What Is The Difference Between A Rat and a Mouse?

The most common response from individuals when faced with a rat or a mouse, is to immediately either chase after it to remove it from the premises or to jump up onto a table or chair to avoid coming into contact with it. Despite the fact that both rats and mice have long tails and beady eyes, they are completely different species with a whole host of unique characteristics. In this article, we are going to look at the appearance, size, weight, tail length, preferred habitat, and the behavior of the Norway Rat, the Roof Rat, and the regular house mouse.

Do Rats and Mice Behave Differently Than One Another?

Despite the fact that both of these fall into the rodent category, they do behave differently from one another. Even though rats are larger than mice, they tend to live in fear and are overly cautious with their environment. This means that they will avoid new things that are placed within their habitat, so if you are trying to catch one, you will need to build up to it by allowing the rat to get used to the trap you are setting. Eventually, the rat will dial down the caution which is when you will have an opportunity to catch them. Since rats are generally fearful, they will seek out darker spaces to hide in.

Mice, on the other hand, will explore new things because they are naturally curious and bold. Mice are skillful climbers, so they are more likely to be in attics or on upper floors of buildings. If you are trying to catch a mouse, simply place the trap out and they will investigate. If you don’t catch them within a day or two, it means the trap is in the wrong place.

How to Identify Between a Rat and a Mouse Using Physical Characteristics?

  • House Mouse: a house mouse will have a smaller sized head, tiny feet, and large floppy ears with a triangular snout and long whiskers. They will have a white, brown, or grey coloring to them and will sport long, thin and hairy tails that may be darker in color. Their droppings will be rod-shaped and they will weigh anywhere from 0.5 grams to 15 grams.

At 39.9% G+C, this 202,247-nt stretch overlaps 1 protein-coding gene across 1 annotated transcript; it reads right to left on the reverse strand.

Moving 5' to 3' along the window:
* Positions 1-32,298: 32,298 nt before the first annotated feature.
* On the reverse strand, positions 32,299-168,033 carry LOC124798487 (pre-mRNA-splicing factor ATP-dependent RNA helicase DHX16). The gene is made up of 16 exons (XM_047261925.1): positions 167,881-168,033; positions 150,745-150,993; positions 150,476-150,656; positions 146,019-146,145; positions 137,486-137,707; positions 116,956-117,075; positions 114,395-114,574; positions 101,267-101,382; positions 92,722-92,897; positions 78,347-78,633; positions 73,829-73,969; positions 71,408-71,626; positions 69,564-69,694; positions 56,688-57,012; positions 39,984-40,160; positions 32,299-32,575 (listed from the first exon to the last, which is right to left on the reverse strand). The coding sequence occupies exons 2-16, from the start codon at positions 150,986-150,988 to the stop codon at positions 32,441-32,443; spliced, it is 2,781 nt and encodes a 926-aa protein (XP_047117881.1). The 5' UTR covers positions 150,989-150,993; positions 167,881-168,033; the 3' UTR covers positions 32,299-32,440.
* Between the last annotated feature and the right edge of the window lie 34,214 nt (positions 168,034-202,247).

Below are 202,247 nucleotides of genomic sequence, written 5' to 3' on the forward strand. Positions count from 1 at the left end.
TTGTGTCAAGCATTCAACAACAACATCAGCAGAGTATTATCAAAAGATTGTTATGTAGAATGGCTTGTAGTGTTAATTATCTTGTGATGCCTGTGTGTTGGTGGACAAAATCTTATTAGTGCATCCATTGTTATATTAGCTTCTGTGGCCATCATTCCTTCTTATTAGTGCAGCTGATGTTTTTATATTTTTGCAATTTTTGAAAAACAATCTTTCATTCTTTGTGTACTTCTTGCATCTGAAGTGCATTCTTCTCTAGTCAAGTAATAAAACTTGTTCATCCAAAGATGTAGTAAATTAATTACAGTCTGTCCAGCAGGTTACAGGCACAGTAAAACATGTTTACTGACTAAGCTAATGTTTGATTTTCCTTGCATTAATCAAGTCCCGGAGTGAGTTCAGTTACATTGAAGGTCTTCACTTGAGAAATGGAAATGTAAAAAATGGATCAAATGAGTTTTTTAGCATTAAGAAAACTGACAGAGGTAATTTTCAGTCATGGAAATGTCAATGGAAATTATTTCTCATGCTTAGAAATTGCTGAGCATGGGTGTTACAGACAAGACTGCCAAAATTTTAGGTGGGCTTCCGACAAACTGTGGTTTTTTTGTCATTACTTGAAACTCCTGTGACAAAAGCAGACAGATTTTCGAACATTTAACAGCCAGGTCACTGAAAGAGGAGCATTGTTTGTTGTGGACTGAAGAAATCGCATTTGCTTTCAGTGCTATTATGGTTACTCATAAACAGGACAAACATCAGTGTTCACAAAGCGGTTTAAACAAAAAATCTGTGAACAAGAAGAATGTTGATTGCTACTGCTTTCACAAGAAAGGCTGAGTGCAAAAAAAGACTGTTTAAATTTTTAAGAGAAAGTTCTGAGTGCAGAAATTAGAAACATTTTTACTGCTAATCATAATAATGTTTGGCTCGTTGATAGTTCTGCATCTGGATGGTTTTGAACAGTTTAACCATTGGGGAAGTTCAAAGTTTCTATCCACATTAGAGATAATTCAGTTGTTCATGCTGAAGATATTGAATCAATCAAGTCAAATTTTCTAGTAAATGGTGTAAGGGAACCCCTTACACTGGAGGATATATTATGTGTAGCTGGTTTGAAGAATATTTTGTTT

• Roof Rat: a roof rat will have a slender and light body with a pointed snout and large ears that have no hair on them. They will have a gray body with black shading and a darker colored tail. Their coat will be much smoother than a mouse’s and they will generally weigh a lot more than a mouse. Their droppings will be spindle-shaped and they will weigh up to 200 grams.
  • Norway Rat: a Norway rat will have a very thick body that is heavy. They sport a blunted snout, short ears that have dark hair and a tail that is dark on top but pale underneath. Their body coloring is generally brown with black shading and their coat will be shaggy. Their droppings will be capsule shaped and they will weigh up to 300 grams.

In addition to having different physical characteristics, the rat and mouse also have different genetic DNA. A Norway rat has twenty-two chromosome pairs, while a house mouse only has twenty chromosome pairs.

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Rat and Mice Breeding and Habitat Preferences

When it comes to water and food preferences, rats will choose fresh grains and meat alongside 1/2 an ounce of water a day. A female Norway rat can have up to six litters a year with a maximum of twelve rats per litter. Rats live anywhere from twelve to eighteen months and can begin breeding by the time they are three months of age. They generally breed in the springtime. Rats prefer to burrow underneath buildings, debris, and along fences.

Unlike the rat, a mouse does not need a certain amount of fluid per day nor does it like to eat fresh meat. Instead, a mouse will go for cereal type grains and plants as their food source. Mice like to nest rather than burrow, so they will find soft materials to make a nest for themselves. A female mouse can have up to ten litters of five to six young per year. The offspring can begin producing at the age of six weeks and will live for nine to twelve months.

In Conclusion

As you can see, mice and rats are quite different both in their physical and biological makeup as well as their eating and habitat preferences. If you are unsure of which type of rodent you have come across, just keep in mind that rats will be quite large and will have coarse fur while a mouse will be much smaller and will be more naturally curious of your surroundings.